The first image was made with a Canon G5X Mark II at its widest focal range in “P” mode.  The camera chose ISO 1600, f/1.8, and 1/20 sec.

The second image was made with a Fuji X-Pro 2 and the 18mm lens in “P” mode.  The camera chose ISO 12800, f/2, and 1/60 sec. (the slowest I had it set for).

The Canon had image stabilization and the Fuji didn’t and that is reflected in the shutter speed, etc.  I used LR Adobe color and auto tone to process the raw files, and I adjusted the exposures slightly.  You can see that the camera colors are different due to differences in auto WB, etc.  I often tweak Fuji’s WB, but didn’t here.  Another minor difference, the Canon had 20MP and the Fujifilm had 24MP.

I prefer the Canon image and that is amazing given that it is a small pocket camera with a one-inch sensor.  The Fuji is much larger and heavier and has an APS size sensor.  I made these images last night since I am starting to wonder about which camera, lenses, etc. to use when I start photographing the holiday lighting in early Dec.  So far, I’m thinking that I will use the Canon camera, especially since it has a zoom lens, but it will also depend on the weather and the Canon is not WR.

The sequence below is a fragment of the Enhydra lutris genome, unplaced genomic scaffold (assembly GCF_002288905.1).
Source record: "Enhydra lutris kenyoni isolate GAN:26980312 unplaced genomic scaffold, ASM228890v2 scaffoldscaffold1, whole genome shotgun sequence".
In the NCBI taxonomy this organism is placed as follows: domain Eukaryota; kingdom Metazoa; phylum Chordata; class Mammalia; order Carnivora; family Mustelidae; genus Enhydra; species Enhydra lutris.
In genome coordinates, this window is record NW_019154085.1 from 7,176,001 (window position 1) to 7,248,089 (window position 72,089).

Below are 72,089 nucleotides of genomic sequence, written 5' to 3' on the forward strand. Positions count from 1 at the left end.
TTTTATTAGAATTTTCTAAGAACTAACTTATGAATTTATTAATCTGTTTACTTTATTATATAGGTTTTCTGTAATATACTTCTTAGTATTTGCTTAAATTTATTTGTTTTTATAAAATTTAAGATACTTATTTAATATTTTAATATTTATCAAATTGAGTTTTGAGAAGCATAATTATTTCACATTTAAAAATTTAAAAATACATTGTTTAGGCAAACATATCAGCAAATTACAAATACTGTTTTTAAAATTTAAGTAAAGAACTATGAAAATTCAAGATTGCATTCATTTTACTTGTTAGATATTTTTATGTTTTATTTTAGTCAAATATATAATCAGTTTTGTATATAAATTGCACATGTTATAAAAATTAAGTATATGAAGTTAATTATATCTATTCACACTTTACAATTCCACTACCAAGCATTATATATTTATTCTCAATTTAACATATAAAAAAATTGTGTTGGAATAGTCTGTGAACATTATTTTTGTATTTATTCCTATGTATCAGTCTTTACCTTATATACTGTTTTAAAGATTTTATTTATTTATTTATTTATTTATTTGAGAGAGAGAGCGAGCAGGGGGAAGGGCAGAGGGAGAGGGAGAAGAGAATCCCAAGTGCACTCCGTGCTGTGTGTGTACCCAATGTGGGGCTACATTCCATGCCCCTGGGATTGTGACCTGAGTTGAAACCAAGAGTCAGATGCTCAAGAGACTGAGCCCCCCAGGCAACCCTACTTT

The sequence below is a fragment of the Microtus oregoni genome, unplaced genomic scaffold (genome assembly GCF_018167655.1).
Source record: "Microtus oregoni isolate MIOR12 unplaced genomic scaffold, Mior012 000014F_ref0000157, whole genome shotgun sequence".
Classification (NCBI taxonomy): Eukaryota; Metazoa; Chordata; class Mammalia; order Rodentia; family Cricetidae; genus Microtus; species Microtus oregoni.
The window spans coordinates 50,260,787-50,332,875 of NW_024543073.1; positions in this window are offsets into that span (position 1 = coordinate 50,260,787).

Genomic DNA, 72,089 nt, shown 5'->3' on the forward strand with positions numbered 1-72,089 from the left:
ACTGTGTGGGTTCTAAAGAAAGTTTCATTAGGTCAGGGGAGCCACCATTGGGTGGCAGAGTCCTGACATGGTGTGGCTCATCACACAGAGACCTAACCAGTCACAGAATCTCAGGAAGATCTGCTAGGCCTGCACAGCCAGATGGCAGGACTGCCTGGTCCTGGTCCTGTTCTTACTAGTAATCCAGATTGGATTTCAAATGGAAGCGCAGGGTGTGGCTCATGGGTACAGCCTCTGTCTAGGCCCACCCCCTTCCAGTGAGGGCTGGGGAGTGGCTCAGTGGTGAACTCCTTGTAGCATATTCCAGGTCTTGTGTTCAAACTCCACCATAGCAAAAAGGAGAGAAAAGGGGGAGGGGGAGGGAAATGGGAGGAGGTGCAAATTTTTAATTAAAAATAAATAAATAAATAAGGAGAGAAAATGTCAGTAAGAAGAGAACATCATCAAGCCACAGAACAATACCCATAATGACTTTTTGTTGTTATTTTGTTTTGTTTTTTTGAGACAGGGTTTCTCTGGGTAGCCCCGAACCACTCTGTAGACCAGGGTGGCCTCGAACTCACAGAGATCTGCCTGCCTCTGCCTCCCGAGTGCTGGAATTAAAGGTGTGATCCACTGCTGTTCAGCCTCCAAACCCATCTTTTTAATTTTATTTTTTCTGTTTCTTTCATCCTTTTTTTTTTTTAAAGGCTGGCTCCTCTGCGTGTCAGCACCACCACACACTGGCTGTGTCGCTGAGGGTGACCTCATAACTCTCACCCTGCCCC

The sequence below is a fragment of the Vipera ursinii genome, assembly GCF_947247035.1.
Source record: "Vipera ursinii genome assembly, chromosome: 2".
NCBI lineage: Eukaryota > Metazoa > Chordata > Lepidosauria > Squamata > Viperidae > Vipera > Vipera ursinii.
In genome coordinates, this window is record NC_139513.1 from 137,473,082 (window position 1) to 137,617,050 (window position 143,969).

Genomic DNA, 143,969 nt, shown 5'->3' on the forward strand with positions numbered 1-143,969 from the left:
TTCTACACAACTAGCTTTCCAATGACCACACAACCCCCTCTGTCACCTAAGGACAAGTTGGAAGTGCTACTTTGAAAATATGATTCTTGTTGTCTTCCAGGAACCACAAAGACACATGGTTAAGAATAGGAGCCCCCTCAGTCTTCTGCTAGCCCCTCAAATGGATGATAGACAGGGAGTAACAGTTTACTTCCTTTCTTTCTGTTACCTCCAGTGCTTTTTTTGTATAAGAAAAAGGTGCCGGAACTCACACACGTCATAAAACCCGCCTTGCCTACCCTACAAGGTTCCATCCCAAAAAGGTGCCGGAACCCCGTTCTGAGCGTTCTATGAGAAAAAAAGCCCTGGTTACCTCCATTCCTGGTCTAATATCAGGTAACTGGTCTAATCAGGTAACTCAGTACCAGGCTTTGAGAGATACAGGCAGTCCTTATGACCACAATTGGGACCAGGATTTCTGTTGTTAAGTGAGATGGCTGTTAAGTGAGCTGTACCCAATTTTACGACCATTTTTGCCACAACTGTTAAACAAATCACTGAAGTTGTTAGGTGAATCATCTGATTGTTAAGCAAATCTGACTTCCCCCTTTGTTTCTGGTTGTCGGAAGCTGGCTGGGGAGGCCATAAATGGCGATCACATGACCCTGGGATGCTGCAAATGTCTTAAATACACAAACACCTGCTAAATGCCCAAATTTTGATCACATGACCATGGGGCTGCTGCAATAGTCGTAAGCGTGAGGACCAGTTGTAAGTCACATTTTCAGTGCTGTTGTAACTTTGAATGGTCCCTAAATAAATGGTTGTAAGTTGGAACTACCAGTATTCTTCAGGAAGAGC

PS, I also like the Canon image when processed as below.

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This Morning’s Sky

I made these this morning with the Canon G5X Mark II while walking Misty at 7am.  I’m thinking about how to ensure that I don’t drop the camera while putting it in, or taking it out of a pocket.  At the moment I just have the wrist strap on the camera.  The camera is pretty small for using a conventional neck strap but I might devise a lantern strap with a clip that I could attach when I carry the camera in an upper jacket or shirt pocket, or maybe just use a small bag with a tether strap.

Canon G5X Mark II Looking Good

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Above is a picture of my latest camera.  I included the WG-60 in the picture for a size reference.  I have just started my evaluation of the Canon camera.  The following images were made of similar things I have photographed before so that I could make comparisons relative to processing, etc.  Since one of my intentions for using the camera is for B&W images, I have been trying some modifications of my preferred style to see how malleable the raw files are.

 

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The above compositions were all chosen based on accessibility, the fact that I have made similar images before, and under conditions that have given me problems with other cameras before.  In all cases that meant that they were made under adverse lighting conditions since that has been my biggest concern about this camera with a one-inch sensor.